Dodge SUV offers superior performance - again

The 2018 Dodge Durango SRT is a $64,090 high-performance SUV, costing nearly twice as much as the base Durango. COURTESY PHOTOThe 2018 Dodge Durango SRT is a $64,090 high-performance SUV, costing nearly twice as much as the base Durango. COURTESY PHOTO  The Dodge Durango has always stood apart from competing three-row crossovers.
Unlike a Honda Pilot or Toyota Highlander, the Durango is a hardy workhorse of a truck. Ever since the current generation debuted as a 2011 model, it’s offered a class-exclusive V8 engine that allowed it to tow a large trailer. Furthermore, this cousin of the Jeep Grand Cherokee offers the burly, rumbling “tough” feel of a full-size SUV rather than the mild-mannered minivan-esque vibe of most competitors.
For 2018, Dodge has further distanced itself from any competitor by introducing a new Street and Racing Technology version: a high-performance, high-capability SUV with a whopping 475-horsepower V8, an even higher towing capacity and sports-car suspension tuning. The result is brash, ridiculous fun from a vehicle that can seat six passengers, carry tons of cargo and drag an 8,700-pound trailer.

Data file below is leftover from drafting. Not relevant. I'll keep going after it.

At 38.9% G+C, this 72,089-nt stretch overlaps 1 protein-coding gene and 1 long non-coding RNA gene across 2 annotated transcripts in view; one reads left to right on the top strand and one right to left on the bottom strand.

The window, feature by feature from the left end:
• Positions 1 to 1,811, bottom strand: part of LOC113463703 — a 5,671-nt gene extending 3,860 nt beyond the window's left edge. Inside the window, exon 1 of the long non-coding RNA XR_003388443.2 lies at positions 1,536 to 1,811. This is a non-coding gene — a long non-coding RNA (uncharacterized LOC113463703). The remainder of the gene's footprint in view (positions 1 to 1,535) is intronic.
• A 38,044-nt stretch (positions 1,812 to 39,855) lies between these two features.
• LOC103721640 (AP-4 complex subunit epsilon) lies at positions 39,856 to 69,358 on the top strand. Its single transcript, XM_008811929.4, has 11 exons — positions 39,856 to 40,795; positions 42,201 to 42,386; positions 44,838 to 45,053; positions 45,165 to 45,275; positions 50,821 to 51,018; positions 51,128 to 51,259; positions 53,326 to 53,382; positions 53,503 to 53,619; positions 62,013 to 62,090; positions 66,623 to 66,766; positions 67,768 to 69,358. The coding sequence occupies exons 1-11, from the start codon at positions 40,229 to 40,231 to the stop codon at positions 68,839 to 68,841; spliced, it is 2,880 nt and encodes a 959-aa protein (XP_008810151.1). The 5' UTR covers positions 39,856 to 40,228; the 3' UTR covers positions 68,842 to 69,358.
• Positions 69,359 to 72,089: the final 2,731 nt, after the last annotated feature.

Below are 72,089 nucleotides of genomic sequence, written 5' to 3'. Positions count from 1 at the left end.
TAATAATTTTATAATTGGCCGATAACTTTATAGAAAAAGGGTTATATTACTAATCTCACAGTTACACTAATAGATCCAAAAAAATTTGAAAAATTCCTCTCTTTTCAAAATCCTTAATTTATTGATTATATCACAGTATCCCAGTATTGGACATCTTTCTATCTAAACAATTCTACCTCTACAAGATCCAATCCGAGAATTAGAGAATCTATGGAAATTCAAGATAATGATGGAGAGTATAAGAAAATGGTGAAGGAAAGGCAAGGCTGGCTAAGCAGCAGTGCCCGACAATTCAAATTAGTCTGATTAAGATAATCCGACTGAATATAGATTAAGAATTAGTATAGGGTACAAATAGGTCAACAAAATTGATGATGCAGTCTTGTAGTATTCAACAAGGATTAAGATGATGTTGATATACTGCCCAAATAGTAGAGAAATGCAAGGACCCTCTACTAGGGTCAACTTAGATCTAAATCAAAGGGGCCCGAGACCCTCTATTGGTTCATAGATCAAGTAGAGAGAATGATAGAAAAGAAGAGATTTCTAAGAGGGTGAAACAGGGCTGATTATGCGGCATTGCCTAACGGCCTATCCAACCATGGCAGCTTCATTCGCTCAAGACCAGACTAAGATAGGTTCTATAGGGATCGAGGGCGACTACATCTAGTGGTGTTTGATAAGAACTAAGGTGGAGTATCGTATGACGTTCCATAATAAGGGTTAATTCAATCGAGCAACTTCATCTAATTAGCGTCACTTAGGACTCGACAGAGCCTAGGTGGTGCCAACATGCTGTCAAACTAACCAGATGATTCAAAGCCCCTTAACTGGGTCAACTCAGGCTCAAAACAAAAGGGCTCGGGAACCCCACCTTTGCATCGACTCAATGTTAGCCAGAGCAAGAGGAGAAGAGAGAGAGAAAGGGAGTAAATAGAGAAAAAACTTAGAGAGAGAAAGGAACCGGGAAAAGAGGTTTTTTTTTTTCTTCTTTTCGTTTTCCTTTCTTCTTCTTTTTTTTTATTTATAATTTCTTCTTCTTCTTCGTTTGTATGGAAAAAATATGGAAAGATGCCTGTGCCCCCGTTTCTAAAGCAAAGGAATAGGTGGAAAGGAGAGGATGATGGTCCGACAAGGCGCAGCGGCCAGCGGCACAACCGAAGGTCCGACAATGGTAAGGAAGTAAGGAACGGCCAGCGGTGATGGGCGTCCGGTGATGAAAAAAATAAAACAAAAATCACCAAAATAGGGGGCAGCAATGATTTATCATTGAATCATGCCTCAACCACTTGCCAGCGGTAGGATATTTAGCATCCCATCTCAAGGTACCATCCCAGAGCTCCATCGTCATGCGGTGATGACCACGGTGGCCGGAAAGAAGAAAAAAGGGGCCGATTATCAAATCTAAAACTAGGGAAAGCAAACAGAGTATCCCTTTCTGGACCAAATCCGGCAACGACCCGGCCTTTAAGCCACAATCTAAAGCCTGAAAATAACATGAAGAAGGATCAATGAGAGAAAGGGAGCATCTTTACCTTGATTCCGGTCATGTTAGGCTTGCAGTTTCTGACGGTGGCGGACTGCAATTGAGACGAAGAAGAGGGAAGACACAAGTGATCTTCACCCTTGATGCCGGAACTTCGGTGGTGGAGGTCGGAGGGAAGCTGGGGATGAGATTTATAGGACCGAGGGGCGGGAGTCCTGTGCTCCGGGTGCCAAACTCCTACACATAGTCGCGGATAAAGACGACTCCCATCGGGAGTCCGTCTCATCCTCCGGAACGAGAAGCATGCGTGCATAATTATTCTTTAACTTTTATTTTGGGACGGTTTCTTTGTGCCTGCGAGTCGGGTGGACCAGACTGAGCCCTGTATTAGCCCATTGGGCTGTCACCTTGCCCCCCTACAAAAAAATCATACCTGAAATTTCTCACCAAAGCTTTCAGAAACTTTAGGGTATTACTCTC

Toyota Prius remains a fuel-saving standout

Toyota Prius front view cropped for webThe Toyota Prius is best known for its aggressively futuristic styling and outstanding fuel economy, but it also boasts a spacious interior and ever-improving driving dynamics. COURTESY PHOTO  A decade ago, the Toyota Prius was practically the only game in town if you wanted the absolute maximum fuel efficiency, as it handily thrashed all the other gas-electric hybrids on the market with its’ unmistakable styling, five-door practicality and -- most importantly -- the absolute best gas mileage.
Today’s buyers, however, have a host of choices when looking to reduce their fuel consumption, whether from the plug-in hybrids that offer miles of electric-only range or a host of all-electric options that eliminate gasoline engines altogether. Conventional hybrids like the Prius are now more numerous than ever, and even today’s ordinary run-of-the-mill compact cars get increasingly impressive fuel economy.
This abundance of riches means Prius sales have slipped, but for the right driver the Prius remains an outstanding choice that’s pleasant to drive yet exceptionally fuel-efficient as well as decently affordable, with prices starting at $24,370.